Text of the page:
Attend the open forum this afternoon, and show Powers and the committee how a tuition increase would affect you and your education.


Of course, the forum comes amid a hectic week for most students. @DTeditorial will tweet live from the forum to keep all informed, and read tomorrow’s Daily Texan for more.

The UT System Board of Regents is expected to decide tuition rates for the next two academic years at its meeting Thursday.

This is the latest that the regents have set tuition rates for the 15 UT System institutions since 2004 after tuition deregulation shifted tuition setting power from the state Legislature to the regents. The delay is halting the calculation and distribution of financial aid packages and planning for the University budget.

President William Powers Jr. asked the regents on Dec. 15 for the largest tuition increase allowed during the 2012-2013 and 2013-2014 academic years. The UT System gave directives that any recommendation to increase tuition must be tied to improving four-year graduation rates.

University officials support the tuition increase in an effort to maintain the University’s Tier One status. In spite of the $92 million cut in state funding in the last legislative session, University officials worry that the regents will not raise tuition in an effort to improve affordability and four-year graduation rates. Both the University’s Faculty Council and the UT System Student Advisory Council sent a letter raising concerns about the regents priorities to UT System Chancellor Francisco Cigarroa.

If the recommendations are followed, in-state undergraduates would face a 2.6 percent tuition increase each year for the next two academic years. Out-of-state students and graduate students would face a 3.6 percent tuition increase each year for the next two academic years.

The proposed increase would provide $30.6 million worth of academic funds from 2012-2014, but the University would still lack $30.5 million of academics funds, according to tuition recommendation documents.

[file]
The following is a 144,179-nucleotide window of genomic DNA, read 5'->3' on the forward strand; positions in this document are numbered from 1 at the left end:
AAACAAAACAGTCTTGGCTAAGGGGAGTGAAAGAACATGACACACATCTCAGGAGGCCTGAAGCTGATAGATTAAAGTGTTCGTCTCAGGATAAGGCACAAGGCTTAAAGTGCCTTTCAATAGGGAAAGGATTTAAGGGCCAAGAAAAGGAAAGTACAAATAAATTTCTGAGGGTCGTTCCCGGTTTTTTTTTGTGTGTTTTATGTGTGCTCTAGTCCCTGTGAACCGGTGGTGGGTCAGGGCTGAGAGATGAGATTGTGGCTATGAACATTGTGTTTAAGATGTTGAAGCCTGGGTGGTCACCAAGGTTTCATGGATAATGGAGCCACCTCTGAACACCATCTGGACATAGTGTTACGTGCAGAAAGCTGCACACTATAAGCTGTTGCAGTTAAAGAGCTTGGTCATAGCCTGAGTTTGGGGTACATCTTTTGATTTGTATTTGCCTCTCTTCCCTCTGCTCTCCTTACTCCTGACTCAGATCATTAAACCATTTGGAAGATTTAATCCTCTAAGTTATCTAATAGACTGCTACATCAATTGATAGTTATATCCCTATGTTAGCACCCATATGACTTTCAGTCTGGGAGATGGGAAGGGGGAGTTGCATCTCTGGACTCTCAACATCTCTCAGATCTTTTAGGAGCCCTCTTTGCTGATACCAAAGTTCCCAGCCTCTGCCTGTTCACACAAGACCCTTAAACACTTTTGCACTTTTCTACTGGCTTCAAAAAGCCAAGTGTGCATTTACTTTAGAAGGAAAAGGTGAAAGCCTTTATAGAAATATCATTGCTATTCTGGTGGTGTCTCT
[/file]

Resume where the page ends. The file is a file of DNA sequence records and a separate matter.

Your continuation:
The tuition-setting process began with input from the College Tuition and Budget Advisory Committees, in which student members worked with their college deans to get student feedback about tuition rates and college priorities. The Liberal Arts CTBAC is the only committee, out of a total of 16 CTBACs, that opposed tuition increases.

From this feedback received at forums, the Tuition Policy Advisory Committee drafted recommendations to increase tuition. Powers adopted the recommendations from the nine-member committee, which includes a student representative of undergraduates who receive financial aid, three student leaders and five faculty members and administrators.

Samantha Dallefeld, chair of the UT System Student Advisory Council and UT Medical Branch at Galveston student, wrote a letter of recommendations to the UT System chancellor on behalf of the council on March 23. The letter outlined the concern that “several avenues for student input regarding tuition and fee setting are not being adequately heard” and that the focus on improving four-year graduation rates hindered discussion regarding other institutional goals. The goals mentioned include “seeking Tier One status, transportation needs, the quality of student life, or becoming the nation’s best public research institution.”

Alan Friedman, Faculty Council chair and English professor and Hillary Hart, Faculty Advisory Committee on Budgets chair and architecture and engineering senior lecturer, drafted the Faculty Council letter on April 11 to express “strong support for the modest tuition increase recommended by President Powers.” It went on to describe the faculty’s perspective on the needs and demands of students, including academic and financial strains, but ultimately reiterated the importance of maintaining the excellence of the University.

“All the students with whom we have spoken and most who spoke out at TPAC forum last fall recognize that, while they do not like the tuition increase, the University must keep pace with the cost of living if it is to be able to keep offering the quality education they seek,” the letter reads.

Some students, including those involved with Occupy UT, spoke out against tuition increases at the three Tuition Policy Advisory Committee forums.

Friedman said he recognizes that a tuition increase may negatively affect individual students.

“I’m very sorry about that,” Friedman said. “I reluctantly support the tuition increase.”

He said due to the drastic cuts in state funding, it is imperative that the regents increase tuition in order to maintain the excellency of the University.

“This is an extraordinary resource and it’s fragile,” Friedman said. “It’s very easy to destroy excellence and it’s very hard to rebuild it.”